In 1959, freelance photographer Reece Winstone FRPS showed 2000 photographs of Old Bristol, many collected from the early days of photography, at the Royal West of England Academy, filling two main galleries. It was a revelation. For the first time, Bristolians saw their city clearly rather than clouded by their own personal memories, seeing what had come before and what had been lost. Winstone’s Bristol As It Was books gave birth to a new genre of published photography, adopted across the world.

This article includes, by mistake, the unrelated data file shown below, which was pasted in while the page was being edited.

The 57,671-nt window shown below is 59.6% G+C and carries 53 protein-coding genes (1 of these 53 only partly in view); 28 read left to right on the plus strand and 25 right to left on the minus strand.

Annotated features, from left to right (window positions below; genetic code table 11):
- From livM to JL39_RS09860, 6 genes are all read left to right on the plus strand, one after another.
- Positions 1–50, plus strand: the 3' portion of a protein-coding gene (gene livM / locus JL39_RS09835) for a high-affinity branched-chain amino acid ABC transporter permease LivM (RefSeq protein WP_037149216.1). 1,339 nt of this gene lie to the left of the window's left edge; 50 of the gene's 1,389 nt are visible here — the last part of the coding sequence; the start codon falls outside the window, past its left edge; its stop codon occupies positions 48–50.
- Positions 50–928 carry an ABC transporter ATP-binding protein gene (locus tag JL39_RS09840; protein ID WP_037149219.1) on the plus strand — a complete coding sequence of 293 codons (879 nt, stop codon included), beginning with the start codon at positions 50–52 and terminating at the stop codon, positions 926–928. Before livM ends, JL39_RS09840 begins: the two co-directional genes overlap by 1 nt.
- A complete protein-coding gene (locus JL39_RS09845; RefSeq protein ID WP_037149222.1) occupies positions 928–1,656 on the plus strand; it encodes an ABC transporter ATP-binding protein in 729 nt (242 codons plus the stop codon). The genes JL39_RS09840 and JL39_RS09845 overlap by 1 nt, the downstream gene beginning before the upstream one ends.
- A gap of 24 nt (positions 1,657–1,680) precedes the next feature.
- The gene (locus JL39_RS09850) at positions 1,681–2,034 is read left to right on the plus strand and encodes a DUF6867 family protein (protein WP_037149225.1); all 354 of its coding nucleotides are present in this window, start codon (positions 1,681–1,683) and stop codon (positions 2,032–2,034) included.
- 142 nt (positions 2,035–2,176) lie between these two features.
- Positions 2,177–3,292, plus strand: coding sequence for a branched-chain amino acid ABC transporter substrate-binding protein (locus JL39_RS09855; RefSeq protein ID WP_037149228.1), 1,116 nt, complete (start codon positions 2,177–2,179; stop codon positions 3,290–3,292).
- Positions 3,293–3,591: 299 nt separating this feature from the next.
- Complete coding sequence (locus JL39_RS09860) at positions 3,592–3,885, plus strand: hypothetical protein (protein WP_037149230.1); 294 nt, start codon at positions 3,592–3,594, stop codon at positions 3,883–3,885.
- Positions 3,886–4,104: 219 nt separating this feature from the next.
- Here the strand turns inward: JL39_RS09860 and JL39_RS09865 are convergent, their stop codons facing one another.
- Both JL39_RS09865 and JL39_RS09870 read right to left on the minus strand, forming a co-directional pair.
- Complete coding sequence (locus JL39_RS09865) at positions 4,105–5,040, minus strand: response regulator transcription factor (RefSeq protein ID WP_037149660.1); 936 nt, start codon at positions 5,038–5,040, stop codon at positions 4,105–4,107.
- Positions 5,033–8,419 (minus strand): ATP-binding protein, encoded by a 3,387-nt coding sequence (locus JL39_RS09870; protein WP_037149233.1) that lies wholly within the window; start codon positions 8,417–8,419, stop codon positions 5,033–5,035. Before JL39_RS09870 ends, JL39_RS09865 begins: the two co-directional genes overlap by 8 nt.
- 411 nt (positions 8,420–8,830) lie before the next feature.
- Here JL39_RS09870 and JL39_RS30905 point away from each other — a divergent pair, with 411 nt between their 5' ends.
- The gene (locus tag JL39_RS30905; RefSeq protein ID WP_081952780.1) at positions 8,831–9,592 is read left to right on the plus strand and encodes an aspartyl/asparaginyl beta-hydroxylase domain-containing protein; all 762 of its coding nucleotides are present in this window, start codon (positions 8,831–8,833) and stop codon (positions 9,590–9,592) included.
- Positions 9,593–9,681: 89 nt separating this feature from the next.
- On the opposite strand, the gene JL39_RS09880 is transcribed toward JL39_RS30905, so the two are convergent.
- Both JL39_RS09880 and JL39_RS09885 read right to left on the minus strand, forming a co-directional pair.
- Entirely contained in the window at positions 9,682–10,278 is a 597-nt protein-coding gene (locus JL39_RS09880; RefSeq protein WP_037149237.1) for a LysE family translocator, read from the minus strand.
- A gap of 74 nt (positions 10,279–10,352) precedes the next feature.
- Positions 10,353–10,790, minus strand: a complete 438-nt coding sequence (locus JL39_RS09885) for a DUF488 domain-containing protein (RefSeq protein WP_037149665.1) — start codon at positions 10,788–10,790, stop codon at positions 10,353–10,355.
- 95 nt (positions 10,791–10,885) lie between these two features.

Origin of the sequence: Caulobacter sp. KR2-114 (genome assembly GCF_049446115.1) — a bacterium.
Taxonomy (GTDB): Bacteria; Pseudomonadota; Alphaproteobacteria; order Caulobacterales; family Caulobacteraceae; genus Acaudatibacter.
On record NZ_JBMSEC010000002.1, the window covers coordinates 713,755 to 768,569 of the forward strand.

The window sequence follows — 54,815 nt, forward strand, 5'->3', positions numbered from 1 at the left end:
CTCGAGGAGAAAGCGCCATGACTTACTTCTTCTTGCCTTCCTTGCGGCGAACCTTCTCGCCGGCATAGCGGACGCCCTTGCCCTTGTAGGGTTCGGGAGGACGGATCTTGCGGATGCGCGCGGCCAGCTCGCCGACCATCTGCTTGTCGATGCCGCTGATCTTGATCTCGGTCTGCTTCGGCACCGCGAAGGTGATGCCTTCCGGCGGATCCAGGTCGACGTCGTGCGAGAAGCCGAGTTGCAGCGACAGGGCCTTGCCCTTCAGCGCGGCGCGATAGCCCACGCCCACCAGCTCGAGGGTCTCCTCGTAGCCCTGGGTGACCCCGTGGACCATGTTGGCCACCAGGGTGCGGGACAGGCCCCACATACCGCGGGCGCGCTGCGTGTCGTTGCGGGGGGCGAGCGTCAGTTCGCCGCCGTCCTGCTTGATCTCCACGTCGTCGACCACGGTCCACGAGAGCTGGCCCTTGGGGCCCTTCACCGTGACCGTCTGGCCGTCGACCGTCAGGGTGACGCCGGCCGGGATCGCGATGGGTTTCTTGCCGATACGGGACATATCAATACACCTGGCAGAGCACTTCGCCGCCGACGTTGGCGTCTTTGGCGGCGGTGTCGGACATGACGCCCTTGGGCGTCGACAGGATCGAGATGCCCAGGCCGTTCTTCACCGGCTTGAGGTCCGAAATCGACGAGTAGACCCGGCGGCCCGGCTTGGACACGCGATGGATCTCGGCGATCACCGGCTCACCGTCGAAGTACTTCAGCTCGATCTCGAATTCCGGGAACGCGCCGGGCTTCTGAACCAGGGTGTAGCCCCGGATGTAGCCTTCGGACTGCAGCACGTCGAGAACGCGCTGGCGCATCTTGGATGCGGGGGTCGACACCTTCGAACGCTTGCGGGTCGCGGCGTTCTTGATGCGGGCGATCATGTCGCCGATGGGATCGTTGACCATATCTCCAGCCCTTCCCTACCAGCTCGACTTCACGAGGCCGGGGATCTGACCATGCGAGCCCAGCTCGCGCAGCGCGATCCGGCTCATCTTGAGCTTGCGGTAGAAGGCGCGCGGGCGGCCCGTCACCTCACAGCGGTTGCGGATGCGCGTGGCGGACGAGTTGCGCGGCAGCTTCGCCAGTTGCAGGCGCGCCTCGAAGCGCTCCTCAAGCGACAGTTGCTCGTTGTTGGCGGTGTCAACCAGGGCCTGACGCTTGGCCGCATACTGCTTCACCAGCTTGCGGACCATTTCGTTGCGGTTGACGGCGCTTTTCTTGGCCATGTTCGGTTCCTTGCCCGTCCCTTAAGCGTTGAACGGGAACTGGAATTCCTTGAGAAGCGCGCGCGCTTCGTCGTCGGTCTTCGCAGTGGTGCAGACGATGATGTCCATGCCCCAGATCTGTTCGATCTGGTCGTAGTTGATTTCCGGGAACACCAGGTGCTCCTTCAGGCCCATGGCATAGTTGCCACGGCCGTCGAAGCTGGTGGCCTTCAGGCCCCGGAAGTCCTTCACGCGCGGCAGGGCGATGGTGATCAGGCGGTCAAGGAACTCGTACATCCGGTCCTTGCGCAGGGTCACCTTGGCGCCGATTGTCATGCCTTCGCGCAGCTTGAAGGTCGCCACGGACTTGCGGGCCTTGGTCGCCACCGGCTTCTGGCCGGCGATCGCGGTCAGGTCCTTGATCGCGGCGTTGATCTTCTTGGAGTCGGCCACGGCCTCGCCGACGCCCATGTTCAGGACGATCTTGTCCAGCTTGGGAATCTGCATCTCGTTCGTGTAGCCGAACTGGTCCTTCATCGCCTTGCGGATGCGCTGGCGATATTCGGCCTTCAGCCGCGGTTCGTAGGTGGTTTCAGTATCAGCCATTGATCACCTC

By 1966 Winstone’s earlier work in creating a commercial country-wide photo-library of ‘Beautiful Britain’ consisted of 36,000 of his own photographs. Bristol & Somerset: Vanishing Lives is an exhibition and catalogue produced by Winstone’s son, John, who has selected 150 of some 7,000 photographs depicting urban and rural locations within the two counties of Bristol and Somerset.
From 1930 to the mid-1960s, life changed immeasurably for almost all, both culturally and in terms of expectations. Bristol & Somerset: Vanishing Lives illustrates a major shift in British life; even the practice of photography saw radical developments.